This week we will be celebrating the holiday of Purim.
On Purim there are four mitzvos — commandments — that relate to the day: to hear Megillas Esther twice (evening and morning), to have a festive meal during the day, to give gifts to two poor people, and to give two items of food to one person (minimum).
When reading Megillas Esther there is one obvious omission: the name of G-d. This is the only one of the books that comprise our holy writings (Tanach; Torah, Prophets and Writings) that does not mention the name of G-d.
The Midrash states (Midrash Mishlei) that while in the time of redemption all holidays will vanish, Purim shall remain. Maimonides (as understood by the Ravad) mentions in the Laws of Megillah 2:18, that none of the holy writings will be read in public except for Megillas Esther.
What is so unique about Purim and Megillas Esther that while the name of G-d is not mentioned even once in the writings, nonetheless, Purim supersedes all the other holidays in the Messianic era?
To answer this let us quote from the Talmud in tractate Megillah (6b), which discusses Purim: The Talmud states that during a leap year, Purim is to held in the second Adar so that the redemption of Purim will be as close as possible to the redemption of Pesach, which is in the following month, Nissan.
(The Jewish calendar follows a lunar as opposed to a solar cycle. This means that every Jewish year, we fall eleven days behind the seasonal cycle which works according to the solar calendar. To ensure that the Jewish holidays are congruent with the solar calendar, every two or three years we add an extra month. The month that is added is Adar, the month in which Purim falls, thus leading to the question, in which Adar is Purim observed, the first or second?)
In other words, the crucial element of Purim is identical to that of Peasch: the element of redemption. And by having these two holidays which focus on the redemption of the Jewish people in such close proximity one is able to clearly see the contrast. The redemption of Pesach is on a grandiose scale. People saw the hand of G-d change nature (the ten plagues and the splitting of the sea) and redeem them from Egypt. The miraculous nature of Purim is much more subtle. There are no open miracles, just a series of events which when put together led to the redemption of the Jewish people. And in a certain sense, this is an even greater miracle than the miracle of Pesach!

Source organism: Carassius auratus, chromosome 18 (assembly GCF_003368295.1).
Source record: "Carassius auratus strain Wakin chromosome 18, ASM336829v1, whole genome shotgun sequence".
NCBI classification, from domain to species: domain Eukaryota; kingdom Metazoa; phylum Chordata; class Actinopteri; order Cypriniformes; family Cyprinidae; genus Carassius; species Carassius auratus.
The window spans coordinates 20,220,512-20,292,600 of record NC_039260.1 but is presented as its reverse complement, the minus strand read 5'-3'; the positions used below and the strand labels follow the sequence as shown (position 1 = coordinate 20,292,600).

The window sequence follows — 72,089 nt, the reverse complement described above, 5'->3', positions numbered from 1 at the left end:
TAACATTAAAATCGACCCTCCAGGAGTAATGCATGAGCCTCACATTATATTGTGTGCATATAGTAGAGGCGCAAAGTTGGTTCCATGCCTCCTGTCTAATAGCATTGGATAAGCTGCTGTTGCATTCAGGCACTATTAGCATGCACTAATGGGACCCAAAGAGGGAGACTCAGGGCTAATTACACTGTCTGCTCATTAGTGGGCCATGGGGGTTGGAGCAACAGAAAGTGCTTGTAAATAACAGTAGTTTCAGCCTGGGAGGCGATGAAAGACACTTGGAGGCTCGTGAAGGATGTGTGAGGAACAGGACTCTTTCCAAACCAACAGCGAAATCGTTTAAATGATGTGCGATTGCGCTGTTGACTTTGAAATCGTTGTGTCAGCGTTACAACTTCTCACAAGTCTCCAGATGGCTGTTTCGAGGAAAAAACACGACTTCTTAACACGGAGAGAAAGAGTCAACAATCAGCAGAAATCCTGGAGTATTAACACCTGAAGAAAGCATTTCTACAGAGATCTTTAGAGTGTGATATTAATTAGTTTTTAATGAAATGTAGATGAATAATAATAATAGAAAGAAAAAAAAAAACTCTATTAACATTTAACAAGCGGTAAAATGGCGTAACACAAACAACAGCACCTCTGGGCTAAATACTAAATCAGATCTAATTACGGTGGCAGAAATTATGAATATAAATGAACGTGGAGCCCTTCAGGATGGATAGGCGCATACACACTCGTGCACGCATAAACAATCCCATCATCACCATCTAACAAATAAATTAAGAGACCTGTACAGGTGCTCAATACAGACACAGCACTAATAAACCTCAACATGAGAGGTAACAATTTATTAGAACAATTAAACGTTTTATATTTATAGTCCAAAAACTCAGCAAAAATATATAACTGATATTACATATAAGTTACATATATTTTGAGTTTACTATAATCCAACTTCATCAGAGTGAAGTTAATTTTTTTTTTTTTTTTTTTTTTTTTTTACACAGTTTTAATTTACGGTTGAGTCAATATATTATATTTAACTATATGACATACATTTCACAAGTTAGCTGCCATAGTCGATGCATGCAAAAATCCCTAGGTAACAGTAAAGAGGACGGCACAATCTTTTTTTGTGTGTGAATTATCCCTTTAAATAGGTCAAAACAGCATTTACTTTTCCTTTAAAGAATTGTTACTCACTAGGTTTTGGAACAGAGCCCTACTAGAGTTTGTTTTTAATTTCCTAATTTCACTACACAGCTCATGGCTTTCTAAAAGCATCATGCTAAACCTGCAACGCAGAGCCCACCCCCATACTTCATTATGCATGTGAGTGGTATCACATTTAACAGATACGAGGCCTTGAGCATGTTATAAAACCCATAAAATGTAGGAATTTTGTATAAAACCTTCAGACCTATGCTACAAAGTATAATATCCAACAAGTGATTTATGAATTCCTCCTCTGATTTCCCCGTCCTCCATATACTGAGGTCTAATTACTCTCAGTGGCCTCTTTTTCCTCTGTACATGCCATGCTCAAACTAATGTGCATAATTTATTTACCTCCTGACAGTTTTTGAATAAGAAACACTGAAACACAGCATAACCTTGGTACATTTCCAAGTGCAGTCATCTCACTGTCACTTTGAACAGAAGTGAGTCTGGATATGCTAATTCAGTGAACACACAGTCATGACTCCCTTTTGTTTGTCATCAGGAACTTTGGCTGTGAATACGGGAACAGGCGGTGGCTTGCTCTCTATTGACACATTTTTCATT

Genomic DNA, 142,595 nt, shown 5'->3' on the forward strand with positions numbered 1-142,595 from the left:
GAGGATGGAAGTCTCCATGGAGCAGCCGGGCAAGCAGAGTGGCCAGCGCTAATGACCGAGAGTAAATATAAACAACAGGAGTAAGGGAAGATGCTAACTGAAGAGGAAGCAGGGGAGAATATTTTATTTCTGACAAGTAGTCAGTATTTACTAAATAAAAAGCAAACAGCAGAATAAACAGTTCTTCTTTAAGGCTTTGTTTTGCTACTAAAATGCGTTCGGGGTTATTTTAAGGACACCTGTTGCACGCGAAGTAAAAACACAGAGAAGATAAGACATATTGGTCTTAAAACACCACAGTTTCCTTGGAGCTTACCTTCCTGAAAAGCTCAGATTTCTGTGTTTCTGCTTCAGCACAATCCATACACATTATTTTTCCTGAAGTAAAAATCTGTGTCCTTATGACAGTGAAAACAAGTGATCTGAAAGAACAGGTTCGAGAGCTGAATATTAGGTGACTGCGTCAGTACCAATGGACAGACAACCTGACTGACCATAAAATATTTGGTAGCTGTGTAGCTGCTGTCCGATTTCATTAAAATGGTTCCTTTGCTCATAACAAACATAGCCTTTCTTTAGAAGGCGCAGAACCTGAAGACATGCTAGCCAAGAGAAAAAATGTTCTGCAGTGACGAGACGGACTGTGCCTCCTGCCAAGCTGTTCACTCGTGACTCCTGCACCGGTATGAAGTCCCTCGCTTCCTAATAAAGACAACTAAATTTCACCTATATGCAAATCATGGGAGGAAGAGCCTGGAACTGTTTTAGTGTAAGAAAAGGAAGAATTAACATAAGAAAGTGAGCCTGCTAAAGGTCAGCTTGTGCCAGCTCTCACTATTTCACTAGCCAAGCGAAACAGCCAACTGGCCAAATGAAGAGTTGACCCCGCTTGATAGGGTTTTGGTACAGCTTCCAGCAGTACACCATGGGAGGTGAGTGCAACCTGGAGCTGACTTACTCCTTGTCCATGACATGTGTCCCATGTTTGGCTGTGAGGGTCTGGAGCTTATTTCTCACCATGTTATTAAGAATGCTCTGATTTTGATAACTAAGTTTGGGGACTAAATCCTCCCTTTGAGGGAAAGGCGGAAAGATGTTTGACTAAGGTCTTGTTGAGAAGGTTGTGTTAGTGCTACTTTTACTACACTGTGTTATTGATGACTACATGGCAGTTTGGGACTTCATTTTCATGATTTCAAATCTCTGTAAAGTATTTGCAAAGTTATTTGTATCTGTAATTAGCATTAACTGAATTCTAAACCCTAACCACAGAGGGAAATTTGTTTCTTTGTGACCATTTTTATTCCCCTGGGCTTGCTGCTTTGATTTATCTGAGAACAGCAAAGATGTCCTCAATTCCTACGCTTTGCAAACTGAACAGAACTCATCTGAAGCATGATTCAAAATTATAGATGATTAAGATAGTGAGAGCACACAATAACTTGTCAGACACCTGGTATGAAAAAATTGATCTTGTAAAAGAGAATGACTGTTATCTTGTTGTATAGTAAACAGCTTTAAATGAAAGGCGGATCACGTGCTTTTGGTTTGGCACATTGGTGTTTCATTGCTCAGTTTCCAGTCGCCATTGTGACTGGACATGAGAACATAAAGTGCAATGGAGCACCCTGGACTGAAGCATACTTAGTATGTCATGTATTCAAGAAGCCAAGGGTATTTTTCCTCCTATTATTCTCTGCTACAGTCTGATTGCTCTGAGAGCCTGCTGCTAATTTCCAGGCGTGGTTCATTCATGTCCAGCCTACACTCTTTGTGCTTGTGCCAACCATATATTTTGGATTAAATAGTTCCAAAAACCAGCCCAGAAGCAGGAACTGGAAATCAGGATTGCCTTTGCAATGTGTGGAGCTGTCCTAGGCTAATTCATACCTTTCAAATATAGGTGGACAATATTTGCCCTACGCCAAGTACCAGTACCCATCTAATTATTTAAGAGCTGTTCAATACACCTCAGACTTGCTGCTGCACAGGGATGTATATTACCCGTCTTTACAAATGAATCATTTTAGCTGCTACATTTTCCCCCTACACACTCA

It is a greater feat for us to see G-d manipulate events within nature, as He did on Purim, than it is for us to see Him manipulate them from outside of nature, as He did on Pesach (obviously, it is all the same from G-d's perspective).
And when the messiah comes, and we will have a broader perspective on history, we will see that miracles of Purim, i.e. the ones that happened within nature, were actually quite prevalent during our years of exile. It is for this reason that Purim supersedes all other holidays in the Messianic era, and why the absence of G-d’s name in Megillas Esther actually testifies to His Divine Providence.
Rabbi Jay Spero is the rabbi of the Saranac Synagogue in Buffalo.